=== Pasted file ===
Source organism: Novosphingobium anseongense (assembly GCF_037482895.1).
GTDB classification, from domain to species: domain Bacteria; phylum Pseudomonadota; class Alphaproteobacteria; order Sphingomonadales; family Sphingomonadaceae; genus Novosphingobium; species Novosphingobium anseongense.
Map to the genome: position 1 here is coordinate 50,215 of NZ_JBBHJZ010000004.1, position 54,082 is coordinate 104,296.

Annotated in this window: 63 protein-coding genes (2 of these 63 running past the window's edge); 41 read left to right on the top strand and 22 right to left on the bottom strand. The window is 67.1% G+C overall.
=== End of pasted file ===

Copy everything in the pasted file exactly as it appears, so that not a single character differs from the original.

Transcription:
Source organism: Novosphingobium anseongense (assembly GCF_037482895.1).
GTDB classification, from domain to species: domain Bacteria; phylum Pseudomonadota; class Alphaproteobacteria; order Sphingomonadales; family Sphingomonadaceae; genus Novosphingobium; species Novosphingobium anseongense.
Map to the genome: position 1 here is coordinate 50,215 of NZ_JBBHJZ010000004.1, position 54,082 is coordinate 104,296.

Annotated in this window: 63 protein-coding genes (2 of these 63 running past the window's edge); 41 read left to right on the top strand and 22 right to left on the bottom strand. The window is 67.1% G+C overall.